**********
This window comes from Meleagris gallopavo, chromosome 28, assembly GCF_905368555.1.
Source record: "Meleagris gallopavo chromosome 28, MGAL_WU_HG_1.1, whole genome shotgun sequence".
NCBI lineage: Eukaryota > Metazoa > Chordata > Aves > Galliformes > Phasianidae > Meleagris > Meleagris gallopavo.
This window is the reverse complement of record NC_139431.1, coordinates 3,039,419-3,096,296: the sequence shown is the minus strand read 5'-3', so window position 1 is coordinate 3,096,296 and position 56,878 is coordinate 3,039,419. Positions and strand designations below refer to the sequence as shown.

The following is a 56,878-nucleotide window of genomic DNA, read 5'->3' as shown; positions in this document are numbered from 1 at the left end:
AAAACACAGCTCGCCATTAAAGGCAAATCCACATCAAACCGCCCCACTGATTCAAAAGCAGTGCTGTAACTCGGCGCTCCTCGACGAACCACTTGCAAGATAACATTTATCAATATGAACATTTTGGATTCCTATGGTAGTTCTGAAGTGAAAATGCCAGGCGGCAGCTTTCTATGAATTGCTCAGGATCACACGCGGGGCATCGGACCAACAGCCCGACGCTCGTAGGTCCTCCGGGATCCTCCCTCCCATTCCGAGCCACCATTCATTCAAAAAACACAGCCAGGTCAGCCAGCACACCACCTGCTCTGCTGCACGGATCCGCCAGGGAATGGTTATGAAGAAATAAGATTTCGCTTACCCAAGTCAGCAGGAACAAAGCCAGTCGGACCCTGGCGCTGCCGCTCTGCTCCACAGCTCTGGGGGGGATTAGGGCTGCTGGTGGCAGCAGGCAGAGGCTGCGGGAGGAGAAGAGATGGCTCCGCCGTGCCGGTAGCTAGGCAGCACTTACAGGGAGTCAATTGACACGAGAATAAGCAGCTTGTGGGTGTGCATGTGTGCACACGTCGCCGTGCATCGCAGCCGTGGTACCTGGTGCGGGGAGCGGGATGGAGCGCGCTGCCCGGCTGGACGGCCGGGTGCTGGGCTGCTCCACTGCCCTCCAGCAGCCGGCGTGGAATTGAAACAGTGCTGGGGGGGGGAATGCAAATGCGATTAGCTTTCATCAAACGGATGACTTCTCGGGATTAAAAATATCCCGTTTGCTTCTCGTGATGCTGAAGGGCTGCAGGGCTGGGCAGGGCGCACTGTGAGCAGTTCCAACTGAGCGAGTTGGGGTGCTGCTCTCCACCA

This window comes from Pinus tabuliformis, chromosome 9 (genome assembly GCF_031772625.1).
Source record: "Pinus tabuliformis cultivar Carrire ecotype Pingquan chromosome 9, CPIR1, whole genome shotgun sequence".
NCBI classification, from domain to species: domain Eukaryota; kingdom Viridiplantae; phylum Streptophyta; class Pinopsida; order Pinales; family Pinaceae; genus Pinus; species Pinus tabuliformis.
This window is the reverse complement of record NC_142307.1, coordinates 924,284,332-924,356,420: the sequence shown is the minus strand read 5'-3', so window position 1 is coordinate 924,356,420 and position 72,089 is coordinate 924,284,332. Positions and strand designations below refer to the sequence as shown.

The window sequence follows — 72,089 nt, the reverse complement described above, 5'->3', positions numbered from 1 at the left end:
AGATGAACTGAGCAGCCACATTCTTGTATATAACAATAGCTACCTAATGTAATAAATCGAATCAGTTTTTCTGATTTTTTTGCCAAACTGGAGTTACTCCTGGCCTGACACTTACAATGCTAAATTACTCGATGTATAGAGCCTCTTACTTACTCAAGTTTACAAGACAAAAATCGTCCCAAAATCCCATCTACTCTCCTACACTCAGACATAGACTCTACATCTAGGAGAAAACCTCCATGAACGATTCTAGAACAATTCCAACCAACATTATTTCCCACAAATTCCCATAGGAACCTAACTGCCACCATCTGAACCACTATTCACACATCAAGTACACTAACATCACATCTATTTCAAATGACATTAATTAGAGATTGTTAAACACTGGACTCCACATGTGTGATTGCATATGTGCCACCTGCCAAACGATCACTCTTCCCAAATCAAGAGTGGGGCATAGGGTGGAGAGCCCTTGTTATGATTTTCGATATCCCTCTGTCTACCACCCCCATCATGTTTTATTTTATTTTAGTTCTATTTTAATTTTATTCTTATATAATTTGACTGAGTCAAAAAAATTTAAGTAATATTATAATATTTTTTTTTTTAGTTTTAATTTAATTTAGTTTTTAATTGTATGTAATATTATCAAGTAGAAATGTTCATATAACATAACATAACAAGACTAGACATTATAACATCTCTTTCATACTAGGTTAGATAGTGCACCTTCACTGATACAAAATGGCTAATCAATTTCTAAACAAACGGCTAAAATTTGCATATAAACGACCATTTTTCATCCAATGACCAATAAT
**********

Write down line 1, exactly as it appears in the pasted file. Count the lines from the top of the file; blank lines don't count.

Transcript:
This window comes from Meleagris gallopavo, chromosome 28, assembly GCF_905368555.1.